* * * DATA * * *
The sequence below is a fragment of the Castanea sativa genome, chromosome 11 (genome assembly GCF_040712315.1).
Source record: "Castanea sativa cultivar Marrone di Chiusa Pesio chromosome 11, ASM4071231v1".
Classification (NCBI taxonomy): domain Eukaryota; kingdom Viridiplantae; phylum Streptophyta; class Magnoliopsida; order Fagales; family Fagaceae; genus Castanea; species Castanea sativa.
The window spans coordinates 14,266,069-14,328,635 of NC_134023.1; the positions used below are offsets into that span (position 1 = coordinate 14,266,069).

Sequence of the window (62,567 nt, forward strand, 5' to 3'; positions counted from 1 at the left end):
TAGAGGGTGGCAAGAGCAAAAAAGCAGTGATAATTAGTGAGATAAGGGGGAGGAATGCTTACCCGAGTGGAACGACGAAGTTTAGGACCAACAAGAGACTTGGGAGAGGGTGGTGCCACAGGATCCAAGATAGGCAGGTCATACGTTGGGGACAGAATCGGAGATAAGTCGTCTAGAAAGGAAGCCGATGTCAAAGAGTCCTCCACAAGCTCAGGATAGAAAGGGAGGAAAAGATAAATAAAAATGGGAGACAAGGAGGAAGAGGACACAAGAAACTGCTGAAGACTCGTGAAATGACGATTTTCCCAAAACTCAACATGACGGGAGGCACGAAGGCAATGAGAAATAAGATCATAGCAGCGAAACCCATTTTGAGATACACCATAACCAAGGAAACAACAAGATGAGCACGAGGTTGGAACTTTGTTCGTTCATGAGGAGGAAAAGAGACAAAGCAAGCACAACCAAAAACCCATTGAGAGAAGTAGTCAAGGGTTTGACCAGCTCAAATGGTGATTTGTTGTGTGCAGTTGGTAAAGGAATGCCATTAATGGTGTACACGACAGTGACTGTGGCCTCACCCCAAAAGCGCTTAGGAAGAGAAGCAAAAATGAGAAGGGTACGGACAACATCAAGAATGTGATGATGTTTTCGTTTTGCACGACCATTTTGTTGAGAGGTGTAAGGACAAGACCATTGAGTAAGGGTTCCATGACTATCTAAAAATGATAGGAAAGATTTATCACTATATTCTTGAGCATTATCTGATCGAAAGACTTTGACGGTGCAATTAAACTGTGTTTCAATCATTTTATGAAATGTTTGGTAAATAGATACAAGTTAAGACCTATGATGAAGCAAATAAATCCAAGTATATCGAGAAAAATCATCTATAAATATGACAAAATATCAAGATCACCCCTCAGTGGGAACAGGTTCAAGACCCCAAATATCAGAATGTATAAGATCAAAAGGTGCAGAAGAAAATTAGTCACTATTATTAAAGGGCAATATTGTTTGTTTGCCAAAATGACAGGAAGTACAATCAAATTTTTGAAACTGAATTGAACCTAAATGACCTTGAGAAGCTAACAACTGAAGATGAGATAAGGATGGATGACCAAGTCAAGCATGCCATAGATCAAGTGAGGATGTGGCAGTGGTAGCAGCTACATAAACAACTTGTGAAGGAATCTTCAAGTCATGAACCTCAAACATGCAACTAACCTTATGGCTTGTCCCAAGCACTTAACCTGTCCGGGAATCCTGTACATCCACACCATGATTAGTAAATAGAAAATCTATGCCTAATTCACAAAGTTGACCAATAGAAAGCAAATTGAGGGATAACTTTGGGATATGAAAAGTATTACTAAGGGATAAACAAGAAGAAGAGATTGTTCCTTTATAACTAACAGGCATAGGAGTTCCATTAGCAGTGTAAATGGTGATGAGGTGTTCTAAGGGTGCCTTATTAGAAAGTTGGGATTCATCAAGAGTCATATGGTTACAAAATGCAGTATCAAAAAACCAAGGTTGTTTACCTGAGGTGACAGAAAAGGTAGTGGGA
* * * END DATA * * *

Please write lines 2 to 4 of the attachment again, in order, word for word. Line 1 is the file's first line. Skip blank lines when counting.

Source record: "Castanea sativa cultivar Marrone di Chiusa Pesio chromosome 11, ASM4071231v1".
Classification (NCBI taxonomy): domain Eukaryota; kingdom Viridiplantae; phylum Streptophyta; class Magnoliopsida; order Fagales; family Fagaceae; genus Castanea; species Castanea sativa.
The window spans coordinates 14,266,069-14,328,635 of NC_134023.1; the positions used below are offsets into that span (position 1 = coordinate 14,266,069).